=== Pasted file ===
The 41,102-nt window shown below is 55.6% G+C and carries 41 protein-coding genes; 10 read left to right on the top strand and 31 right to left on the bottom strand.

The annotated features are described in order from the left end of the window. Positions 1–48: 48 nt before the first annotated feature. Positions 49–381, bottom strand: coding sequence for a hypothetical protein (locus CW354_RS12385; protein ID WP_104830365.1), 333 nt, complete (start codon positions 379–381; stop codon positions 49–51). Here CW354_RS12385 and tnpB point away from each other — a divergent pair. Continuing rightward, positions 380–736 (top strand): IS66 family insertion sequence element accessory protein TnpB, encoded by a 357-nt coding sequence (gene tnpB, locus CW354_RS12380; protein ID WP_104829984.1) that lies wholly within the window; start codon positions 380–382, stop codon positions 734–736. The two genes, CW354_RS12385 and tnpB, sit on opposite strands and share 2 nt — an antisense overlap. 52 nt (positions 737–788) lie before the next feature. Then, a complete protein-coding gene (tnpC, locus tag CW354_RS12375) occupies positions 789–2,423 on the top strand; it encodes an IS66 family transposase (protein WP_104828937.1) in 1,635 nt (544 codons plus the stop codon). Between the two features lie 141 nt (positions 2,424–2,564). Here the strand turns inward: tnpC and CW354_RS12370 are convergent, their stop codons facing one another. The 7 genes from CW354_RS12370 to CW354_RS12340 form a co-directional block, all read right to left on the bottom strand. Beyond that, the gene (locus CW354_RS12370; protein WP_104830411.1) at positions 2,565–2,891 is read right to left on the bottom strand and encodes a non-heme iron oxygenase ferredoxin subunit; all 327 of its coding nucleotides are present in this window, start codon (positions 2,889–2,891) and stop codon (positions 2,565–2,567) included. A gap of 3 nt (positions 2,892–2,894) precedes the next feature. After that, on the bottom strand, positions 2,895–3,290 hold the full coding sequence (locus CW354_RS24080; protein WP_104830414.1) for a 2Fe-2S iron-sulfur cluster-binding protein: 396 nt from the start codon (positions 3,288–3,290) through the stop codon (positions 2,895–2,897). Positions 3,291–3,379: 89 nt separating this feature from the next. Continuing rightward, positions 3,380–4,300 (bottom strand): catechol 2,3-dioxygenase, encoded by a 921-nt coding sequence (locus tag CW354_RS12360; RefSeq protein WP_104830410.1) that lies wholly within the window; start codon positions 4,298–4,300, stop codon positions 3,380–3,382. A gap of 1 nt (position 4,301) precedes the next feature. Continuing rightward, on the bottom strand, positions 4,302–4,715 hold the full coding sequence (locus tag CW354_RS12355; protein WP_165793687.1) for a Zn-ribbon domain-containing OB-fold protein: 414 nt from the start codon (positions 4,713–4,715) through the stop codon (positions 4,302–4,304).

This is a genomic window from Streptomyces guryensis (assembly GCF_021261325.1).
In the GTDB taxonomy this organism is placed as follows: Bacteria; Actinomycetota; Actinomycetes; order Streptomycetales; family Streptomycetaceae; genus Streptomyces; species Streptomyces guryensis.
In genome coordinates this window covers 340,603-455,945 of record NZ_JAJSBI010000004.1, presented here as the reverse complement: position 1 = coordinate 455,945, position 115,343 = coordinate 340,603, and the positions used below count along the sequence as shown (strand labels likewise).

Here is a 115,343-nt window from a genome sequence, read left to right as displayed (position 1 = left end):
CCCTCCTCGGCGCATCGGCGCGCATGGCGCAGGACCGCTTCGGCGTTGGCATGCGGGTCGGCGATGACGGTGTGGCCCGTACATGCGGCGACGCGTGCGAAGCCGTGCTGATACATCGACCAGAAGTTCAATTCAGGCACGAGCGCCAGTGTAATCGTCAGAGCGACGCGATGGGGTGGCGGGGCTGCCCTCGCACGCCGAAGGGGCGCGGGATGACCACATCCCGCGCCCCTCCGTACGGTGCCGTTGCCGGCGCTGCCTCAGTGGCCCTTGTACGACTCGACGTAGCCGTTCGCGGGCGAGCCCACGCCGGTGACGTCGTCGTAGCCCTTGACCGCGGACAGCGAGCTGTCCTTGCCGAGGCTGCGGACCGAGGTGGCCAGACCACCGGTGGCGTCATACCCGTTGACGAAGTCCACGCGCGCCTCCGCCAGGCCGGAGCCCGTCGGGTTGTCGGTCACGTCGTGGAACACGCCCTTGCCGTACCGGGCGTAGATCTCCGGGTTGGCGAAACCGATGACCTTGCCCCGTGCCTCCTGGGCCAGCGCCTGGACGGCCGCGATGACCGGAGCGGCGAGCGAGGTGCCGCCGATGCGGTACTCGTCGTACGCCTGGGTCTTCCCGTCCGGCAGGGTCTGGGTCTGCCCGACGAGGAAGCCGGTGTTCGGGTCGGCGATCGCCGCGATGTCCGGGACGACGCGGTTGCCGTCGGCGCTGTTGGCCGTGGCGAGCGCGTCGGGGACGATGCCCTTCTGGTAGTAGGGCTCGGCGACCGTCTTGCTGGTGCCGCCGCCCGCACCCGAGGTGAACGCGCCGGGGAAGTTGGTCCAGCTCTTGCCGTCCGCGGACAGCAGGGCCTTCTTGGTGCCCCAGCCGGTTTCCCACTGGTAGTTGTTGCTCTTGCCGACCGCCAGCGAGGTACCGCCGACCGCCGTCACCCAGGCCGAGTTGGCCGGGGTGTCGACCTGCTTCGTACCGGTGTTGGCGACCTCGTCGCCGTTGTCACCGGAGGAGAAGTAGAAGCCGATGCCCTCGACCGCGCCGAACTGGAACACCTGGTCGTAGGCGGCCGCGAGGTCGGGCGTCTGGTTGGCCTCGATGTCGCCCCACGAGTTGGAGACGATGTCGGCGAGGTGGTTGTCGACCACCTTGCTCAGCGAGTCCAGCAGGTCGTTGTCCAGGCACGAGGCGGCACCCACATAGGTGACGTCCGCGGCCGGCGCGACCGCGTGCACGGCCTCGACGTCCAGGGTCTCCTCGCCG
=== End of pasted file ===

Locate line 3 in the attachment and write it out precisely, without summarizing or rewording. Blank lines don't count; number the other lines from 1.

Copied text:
This is a genomic window from Streptomyces guryensis (assembly GCF_021261325.1).